posts are vacant, and might attract more individuals to serve, particularly when a vacancy occurs in the latter stages of an administration.
Nothing in this recommendation is meant to suggest that the President or secretary would not have the authority to remove individuals for cause, at any stage in their tenure. A potential problem with this approach, in a new administration, could be that the incumbent would be seen as an “outsider” in an almost wholly new department team and not integrate well with the new staff. Of course conflicts among staff members can occur regardless of whether they are holdovers or brand new, and such impediments to teamwork are a not uncommon management problem.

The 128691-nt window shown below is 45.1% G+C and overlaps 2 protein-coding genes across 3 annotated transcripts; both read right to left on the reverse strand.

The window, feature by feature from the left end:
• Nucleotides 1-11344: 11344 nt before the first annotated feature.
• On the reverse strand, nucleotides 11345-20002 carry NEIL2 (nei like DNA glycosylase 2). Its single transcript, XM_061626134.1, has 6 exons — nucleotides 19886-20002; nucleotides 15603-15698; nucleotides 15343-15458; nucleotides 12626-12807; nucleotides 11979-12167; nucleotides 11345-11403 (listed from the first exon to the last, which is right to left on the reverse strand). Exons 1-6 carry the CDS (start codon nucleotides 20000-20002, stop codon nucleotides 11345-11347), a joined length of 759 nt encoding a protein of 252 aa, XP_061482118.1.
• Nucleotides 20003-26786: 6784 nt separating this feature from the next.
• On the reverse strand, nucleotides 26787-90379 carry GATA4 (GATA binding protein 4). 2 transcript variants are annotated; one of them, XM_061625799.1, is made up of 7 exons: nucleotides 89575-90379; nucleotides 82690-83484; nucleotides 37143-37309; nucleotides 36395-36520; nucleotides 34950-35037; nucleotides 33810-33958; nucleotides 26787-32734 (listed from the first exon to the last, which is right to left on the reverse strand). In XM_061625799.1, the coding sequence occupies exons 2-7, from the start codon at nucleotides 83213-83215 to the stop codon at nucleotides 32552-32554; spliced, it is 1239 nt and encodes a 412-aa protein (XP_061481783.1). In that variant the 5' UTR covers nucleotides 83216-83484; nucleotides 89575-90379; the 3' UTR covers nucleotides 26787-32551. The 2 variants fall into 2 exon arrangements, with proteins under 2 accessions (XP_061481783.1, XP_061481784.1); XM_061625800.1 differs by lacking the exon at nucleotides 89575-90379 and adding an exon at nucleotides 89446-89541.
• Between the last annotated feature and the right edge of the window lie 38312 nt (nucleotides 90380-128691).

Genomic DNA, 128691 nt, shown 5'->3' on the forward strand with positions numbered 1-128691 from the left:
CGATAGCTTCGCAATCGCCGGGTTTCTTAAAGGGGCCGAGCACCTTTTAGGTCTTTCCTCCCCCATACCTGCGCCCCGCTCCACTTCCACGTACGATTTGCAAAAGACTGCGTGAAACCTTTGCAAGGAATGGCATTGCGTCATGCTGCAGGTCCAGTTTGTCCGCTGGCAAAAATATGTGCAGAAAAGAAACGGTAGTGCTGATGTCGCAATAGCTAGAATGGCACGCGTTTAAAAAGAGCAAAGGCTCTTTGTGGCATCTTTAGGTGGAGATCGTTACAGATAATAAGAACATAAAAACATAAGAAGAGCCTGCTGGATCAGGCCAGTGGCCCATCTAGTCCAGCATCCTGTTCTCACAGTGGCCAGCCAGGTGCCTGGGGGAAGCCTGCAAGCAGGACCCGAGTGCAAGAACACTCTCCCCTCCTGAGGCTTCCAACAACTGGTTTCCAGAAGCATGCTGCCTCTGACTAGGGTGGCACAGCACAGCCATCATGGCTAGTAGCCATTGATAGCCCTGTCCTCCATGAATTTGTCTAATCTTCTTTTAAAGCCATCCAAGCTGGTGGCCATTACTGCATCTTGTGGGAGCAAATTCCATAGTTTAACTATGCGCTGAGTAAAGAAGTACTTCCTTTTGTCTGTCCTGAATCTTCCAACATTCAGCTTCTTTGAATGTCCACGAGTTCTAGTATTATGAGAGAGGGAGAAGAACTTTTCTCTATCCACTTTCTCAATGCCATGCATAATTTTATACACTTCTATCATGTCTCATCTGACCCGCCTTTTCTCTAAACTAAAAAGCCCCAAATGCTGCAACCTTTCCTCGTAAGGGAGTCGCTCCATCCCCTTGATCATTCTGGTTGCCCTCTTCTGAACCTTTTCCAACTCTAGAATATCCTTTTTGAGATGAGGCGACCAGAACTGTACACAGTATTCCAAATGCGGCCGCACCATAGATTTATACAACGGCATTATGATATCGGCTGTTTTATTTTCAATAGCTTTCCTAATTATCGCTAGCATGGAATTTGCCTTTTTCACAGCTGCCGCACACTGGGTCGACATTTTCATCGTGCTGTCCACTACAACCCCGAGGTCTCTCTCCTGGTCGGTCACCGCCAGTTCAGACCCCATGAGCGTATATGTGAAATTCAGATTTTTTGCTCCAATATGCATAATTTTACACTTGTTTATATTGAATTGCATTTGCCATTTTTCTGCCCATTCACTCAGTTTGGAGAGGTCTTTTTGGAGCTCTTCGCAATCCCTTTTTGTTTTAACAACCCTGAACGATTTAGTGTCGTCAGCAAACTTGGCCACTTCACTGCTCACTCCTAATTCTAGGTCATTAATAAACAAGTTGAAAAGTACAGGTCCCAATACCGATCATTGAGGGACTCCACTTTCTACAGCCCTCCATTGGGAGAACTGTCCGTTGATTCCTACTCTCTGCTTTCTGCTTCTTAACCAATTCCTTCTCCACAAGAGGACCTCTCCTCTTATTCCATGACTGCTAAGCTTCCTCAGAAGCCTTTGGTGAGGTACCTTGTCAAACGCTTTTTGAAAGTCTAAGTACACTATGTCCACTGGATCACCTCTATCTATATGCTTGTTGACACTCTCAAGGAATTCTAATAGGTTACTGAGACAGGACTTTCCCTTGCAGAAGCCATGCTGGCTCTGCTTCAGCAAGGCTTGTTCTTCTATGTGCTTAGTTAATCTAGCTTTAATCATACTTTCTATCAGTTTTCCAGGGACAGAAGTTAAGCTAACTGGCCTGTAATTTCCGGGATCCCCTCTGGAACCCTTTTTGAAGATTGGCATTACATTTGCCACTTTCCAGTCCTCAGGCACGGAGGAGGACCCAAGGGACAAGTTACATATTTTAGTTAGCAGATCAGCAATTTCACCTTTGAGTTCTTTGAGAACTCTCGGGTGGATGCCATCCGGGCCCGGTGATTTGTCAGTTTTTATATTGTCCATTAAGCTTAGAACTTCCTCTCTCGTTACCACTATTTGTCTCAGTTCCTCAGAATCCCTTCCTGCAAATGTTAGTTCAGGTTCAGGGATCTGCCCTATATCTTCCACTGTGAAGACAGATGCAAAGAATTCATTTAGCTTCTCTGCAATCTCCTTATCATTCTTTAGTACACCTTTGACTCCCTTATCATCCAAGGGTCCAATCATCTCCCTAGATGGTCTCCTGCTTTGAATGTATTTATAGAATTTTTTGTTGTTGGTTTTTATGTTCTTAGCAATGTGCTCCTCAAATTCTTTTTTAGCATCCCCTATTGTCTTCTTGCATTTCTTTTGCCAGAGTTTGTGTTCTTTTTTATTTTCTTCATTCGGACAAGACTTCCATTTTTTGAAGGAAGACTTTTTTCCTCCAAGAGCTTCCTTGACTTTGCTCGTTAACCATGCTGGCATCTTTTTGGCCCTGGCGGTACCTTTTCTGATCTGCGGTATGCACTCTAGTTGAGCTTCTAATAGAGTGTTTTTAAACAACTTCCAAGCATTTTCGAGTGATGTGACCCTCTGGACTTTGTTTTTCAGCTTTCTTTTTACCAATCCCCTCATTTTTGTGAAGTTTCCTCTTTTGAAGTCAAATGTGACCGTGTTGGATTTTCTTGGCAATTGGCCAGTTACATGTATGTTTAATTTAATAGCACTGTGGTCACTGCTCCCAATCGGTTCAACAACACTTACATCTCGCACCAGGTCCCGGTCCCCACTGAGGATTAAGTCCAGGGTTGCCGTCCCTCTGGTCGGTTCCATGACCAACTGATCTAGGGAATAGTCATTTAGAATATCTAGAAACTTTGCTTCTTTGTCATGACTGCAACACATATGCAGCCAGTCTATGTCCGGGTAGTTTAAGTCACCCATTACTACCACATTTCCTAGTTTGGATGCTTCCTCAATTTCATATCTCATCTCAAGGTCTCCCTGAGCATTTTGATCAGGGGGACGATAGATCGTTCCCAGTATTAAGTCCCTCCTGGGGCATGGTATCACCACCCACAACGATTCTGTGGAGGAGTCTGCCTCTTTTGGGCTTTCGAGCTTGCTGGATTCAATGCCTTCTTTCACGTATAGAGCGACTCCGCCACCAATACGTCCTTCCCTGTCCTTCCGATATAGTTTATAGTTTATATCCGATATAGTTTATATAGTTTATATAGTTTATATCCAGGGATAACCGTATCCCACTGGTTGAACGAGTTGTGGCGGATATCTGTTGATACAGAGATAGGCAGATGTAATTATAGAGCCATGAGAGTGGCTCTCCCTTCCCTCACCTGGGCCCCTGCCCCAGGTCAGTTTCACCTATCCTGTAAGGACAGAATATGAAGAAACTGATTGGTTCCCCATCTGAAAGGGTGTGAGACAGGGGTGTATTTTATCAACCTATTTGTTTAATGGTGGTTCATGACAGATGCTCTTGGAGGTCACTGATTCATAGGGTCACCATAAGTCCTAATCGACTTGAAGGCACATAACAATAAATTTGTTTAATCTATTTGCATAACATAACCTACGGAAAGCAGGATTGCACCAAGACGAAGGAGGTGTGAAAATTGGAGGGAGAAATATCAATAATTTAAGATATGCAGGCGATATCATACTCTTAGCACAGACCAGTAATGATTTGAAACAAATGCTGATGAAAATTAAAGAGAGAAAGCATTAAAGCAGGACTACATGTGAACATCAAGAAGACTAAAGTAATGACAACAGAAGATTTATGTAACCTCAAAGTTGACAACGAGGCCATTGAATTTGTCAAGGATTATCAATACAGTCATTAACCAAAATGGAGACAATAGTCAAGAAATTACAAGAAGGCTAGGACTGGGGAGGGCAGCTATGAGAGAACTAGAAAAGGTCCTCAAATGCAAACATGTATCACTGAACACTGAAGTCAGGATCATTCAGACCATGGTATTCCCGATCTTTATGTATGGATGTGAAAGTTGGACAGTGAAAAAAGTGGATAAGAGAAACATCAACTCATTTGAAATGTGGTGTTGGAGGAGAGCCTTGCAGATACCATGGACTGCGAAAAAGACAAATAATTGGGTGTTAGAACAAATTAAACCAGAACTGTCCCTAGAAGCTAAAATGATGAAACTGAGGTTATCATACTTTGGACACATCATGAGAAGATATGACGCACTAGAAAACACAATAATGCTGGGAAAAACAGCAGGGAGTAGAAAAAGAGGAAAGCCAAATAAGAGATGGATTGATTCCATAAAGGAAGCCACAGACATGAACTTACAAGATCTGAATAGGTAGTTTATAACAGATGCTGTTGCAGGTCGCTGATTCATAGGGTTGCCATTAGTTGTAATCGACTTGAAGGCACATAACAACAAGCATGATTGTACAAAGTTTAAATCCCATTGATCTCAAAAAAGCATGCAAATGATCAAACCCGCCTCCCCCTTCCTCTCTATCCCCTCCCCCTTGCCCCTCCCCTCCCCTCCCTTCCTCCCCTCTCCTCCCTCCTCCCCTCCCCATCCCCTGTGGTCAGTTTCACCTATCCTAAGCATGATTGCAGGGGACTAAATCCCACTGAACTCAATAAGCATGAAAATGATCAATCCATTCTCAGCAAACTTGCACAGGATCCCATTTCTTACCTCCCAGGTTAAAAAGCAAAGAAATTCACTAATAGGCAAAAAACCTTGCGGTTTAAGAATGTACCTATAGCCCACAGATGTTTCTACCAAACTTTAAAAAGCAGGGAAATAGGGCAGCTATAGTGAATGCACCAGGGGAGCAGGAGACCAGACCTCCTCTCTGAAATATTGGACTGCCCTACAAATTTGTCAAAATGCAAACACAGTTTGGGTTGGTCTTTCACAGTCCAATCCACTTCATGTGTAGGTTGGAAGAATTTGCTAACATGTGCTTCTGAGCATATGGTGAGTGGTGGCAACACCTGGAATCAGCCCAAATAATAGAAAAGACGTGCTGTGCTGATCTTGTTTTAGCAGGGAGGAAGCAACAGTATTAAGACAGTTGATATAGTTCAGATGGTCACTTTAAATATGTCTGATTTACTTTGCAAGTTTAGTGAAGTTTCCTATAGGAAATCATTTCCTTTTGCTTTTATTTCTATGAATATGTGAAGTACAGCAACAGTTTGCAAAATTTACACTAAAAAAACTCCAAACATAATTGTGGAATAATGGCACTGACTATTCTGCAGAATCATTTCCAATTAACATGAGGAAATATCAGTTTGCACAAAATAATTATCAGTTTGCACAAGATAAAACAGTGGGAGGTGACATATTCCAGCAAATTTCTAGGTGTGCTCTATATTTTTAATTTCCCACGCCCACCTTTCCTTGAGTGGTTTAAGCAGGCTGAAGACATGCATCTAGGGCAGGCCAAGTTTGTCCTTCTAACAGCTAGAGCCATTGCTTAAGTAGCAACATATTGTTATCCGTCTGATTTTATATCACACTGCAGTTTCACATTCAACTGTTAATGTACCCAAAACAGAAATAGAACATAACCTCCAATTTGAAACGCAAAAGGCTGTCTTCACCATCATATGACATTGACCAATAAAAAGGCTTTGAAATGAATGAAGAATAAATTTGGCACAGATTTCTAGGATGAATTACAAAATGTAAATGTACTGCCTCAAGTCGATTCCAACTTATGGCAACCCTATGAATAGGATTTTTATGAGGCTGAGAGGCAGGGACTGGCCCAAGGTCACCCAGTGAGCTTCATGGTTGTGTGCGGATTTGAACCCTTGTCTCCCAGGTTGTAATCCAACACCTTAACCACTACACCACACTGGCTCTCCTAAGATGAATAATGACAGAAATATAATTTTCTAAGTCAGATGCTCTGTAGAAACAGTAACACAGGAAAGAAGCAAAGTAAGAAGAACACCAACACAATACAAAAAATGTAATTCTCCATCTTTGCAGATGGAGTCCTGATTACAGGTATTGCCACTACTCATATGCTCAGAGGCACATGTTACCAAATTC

The secretary should work with the President and Congress to establish a selection process for the department’s senior-level officials that protects the scientific and administrative integrity of major departmental units, promotes progress toward departmental goals, and is based primarily on the candidates’ qualifications and experience. Congress again is strongly urged to consider longer terms for some of these officials—especially the directors of NIH and CDC, and the commissioner of FDA—which would provide critical continuity in the nation’s public health and scientific endeavors.
The President should make timely appointments and Congress should expedite the confirmation process for key HHS officials, including the secretary, deputy secretary, surgeon general, and the heads of FDA and NIH. Secretarial appointments, such as the director of CDC, also should be expedited.